On May 20, 2016, Crane filed two pro se motions with this court, one styled as a “Motion of Plain Error Pursuant to Federal Rules of Criminal Procedure Rule 52(b)” (Cv. Doc. # 2) and the other styled as a “Motion for Relief Pursuant to Federal Rules of Civil Procedure Rule 60” (Doc # 3). The two pro se motions set forth the following laundry list of claims:

1. Testimony regarding the large amount of methamphetamine seized in the Oklahoma traffic stop of coconspirator Phillip Burgin unfairly linked Crane to the conspiracy.
2. The Government failed to prove Crane knew that two pounds of methamphetamine were in the hidden compartment of the vehicle used in the controlled delivery of the drugs.
3. The Government produced no photographic, audio, or video evidence proving Crane's involvement in drug dealing with coconspirator Stephanie Ausban.
4. The Government failed to produce search warrants for Crane's auto body shop and the storage unit near his residence; thus, evidence seized from the shop and the storage unit was due to be suppressed.
5. Currency recovered from the storage unit was wrongly attributed to Crane.
6. Crane did not knowingly and intelligently waive his Miranda rights.
7. The Government presented testimony from a “corrupt law officer.” 8. Crane was deprived of counsel of his choice and was forced to go to trial with a court-appointed attorney.
9. Trial counsel rendered ineffective assistance by failing to (a) adequately investigate and present possible defenses, such as Crane's low IQ; (b) file motions for the defendant; (c) obtain witnesses to defend the case and introduce expert testimony; and (d) cross-examine Government witnesses.
10. Crane suffers from a low IQ and dementia, and the district court failed to consider his deficiencies when it sentenced him.
11. Crane's sentence of 200 months was greater than necessary to comply with the purposes set forth in 18 U.S.C. § 3553.
12. The statute under which Crane was convicted is defective because it did not contain language regarding a “nexus to commerce.”
13. The Government did not have jurisdiction to prosecute Crane because it did not prove that Crane's actions “moved beyond the borders of the sovereign state.”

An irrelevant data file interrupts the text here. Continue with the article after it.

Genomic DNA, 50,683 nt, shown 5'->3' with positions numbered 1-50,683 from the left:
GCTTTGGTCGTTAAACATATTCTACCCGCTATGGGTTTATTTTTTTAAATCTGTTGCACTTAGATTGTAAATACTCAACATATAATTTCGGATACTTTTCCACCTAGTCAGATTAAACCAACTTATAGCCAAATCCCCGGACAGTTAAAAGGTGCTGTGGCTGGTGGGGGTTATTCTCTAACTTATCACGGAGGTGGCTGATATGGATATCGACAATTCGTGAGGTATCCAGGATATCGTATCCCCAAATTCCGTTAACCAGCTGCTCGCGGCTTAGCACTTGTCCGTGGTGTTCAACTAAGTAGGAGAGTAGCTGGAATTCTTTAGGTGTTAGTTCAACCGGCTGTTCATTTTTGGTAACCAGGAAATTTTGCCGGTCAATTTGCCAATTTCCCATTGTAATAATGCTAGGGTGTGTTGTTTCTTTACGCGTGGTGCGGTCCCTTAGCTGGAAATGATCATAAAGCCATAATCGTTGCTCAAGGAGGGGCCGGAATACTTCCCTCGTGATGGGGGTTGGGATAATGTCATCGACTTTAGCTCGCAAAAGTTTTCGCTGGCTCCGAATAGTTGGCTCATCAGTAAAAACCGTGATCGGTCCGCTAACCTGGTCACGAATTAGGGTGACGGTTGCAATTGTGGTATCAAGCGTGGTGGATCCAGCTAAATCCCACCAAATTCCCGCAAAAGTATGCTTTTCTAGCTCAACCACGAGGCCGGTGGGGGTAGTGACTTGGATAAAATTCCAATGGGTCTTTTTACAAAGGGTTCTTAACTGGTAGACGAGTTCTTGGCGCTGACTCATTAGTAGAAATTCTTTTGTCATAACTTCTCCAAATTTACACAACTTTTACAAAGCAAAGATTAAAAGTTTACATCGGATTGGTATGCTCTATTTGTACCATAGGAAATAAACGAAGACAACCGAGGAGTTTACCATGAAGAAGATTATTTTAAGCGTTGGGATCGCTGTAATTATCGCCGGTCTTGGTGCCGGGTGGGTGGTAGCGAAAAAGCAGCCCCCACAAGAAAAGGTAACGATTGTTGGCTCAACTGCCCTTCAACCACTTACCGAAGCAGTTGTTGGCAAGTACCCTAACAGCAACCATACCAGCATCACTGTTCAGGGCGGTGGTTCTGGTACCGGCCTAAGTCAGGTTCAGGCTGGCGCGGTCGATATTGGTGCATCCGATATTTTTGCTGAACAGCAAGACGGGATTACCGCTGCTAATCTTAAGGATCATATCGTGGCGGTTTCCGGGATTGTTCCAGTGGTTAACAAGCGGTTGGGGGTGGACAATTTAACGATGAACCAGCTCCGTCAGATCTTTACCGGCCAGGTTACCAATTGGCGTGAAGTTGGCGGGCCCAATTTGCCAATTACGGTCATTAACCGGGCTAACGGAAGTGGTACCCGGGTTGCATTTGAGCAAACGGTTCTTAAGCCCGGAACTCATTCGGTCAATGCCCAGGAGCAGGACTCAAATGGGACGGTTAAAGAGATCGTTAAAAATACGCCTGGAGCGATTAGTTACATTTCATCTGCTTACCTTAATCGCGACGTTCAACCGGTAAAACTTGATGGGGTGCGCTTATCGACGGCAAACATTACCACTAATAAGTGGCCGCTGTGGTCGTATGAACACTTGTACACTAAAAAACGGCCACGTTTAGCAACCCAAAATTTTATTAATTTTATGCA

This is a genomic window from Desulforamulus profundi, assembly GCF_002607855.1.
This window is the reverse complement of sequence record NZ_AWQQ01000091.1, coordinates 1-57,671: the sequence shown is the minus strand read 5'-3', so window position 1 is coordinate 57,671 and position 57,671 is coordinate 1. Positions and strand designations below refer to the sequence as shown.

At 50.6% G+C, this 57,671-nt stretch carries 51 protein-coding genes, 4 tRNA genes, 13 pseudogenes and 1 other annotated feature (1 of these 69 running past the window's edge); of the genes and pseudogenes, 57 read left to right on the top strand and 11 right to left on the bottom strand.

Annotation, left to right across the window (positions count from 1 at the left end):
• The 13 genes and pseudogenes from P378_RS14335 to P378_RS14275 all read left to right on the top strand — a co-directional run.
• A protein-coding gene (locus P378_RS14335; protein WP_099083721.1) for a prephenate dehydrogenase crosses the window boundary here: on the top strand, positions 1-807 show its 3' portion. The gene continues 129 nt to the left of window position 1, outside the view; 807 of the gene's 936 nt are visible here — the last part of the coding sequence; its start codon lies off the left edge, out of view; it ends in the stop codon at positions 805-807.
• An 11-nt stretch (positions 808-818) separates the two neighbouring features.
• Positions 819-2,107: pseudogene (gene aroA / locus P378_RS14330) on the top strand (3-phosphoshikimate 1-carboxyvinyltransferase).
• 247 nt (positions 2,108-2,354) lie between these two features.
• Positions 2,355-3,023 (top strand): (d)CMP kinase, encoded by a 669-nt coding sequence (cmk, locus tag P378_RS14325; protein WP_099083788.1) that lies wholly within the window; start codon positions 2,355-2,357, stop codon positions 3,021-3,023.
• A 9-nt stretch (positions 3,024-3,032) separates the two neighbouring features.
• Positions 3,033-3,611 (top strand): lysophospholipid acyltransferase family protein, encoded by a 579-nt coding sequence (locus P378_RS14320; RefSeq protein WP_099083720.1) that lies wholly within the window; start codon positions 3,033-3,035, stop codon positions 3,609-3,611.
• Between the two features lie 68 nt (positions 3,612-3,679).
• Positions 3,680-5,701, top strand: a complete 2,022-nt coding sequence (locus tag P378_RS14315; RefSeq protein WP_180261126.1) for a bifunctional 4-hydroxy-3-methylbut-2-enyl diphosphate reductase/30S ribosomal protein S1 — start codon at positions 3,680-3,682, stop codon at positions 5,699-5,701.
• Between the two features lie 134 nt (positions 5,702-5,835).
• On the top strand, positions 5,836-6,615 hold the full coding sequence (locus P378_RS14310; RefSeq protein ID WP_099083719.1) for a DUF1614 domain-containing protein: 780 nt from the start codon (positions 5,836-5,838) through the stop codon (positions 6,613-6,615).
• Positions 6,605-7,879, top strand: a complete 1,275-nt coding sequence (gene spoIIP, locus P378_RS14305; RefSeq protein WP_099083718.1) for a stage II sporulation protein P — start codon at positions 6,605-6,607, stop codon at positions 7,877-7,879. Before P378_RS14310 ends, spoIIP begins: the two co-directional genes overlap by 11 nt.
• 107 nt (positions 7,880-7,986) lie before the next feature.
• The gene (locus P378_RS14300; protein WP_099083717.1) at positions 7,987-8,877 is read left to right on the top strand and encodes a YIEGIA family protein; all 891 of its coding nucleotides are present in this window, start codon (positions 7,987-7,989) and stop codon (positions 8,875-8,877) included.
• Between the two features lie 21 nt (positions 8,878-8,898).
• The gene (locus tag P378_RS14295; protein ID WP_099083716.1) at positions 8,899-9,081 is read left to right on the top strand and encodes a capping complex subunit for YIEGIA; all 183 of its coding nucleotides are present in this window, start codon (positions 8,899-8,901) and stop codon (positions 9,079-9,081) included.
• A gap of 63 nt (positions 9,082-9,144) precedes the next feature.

14. The U.S. Attorney misrepresented the Government's jurisdiction to the grand jury, resulting in “charging instruments that were fatally defective.”
15. The statute under which Crane is detained is not “positive law”; thus, his conviction and sentence are invalid.

Cv. Doc. # 2 at 2-5; Cv. Doc. # 3 at 3-9.

         In an order entered on June 3, 2016 (Cv. Doc. # 4), this court informed Crane that the claims in his pro se motions were properly presented in a motion to vacate, set aside, or correct sentence under 28 U.S.C. § 2255. In accordance with Castro v. United States, 540 U.S. 375 (2003), the court notified Crane of its intention to treat his pro se motions as a § 2255 motion and directed him to advise the court whether he wished to proceed on his claims under § 2255, to amend his motion to assert additional claims under § 2255, or to withdraw his motion. Cv. Doc. # 4 at 2-3. The court's “Castro Order” also advised Crane that if he failed to file a response in compliance with the order's directives, the case would proceed as an action under 28 U.S.C. § 2255, with the court considering only those claims in Crane's two pro se motions. Id. at 3.

         Crane filed a response to the Castro Order objecting to the court's recharacterization of his pro se motions, but his response failed to comply with the Castro Order's directives. Cv. Doc. # 5. Consequently, Crane was informed that the case would proceed under § 2255 on the claims in his pro se motions, and the Government was ordered to file a response to these claims. Cv. Doc. # 6.

         On July 28, 2016, the Government filed a response arguing that (1) Crane has procedurally defaulted his substantive (i.e., non-ineffective assistance) claims by failing to assert them on direct appeal and has shown neither cause for failing to raise the claims previously nor actual prejudice affecting a fundamental right; and (2) Crane's claims of ineffective assistance of counsel are insufficiently pled, without merit, and rest on allegations that fail to establish deficient performance and prejudice under the standard of Strickland v. Washington, 466 U.S. 668 (1984). Cv. Doc. # 9.

         Approximately one year later, on July 31, 2017, Crane amended his § 2255 motion to add a claim that his 200-month sentence violates the Eight Amendment's cruel and unusual punishment prohibition because he suffers from mental disability and other health issues and that he is entitled to an evidentiary hearing on the issue of his mental disability. Cv. Doc. # 22.

         The Government filed a response arguing that Crane's new claim (1) is time-barred by the one-year limitation period in 28 U.S.C. § 2255(f); (2) is procedurally barred because it could have been raised on appeal, but was not; and (3) is in any event without merit. Cv. Doc. # 24.

         For the reasons that follow, the court concludes that Crane's § 2255 motion should be denied without an evidentiary hearing and dismissed with prejudice. Rule 8(a), Rules Governing Section 2255 Proceedings in the United States District Courts.


         A. General ...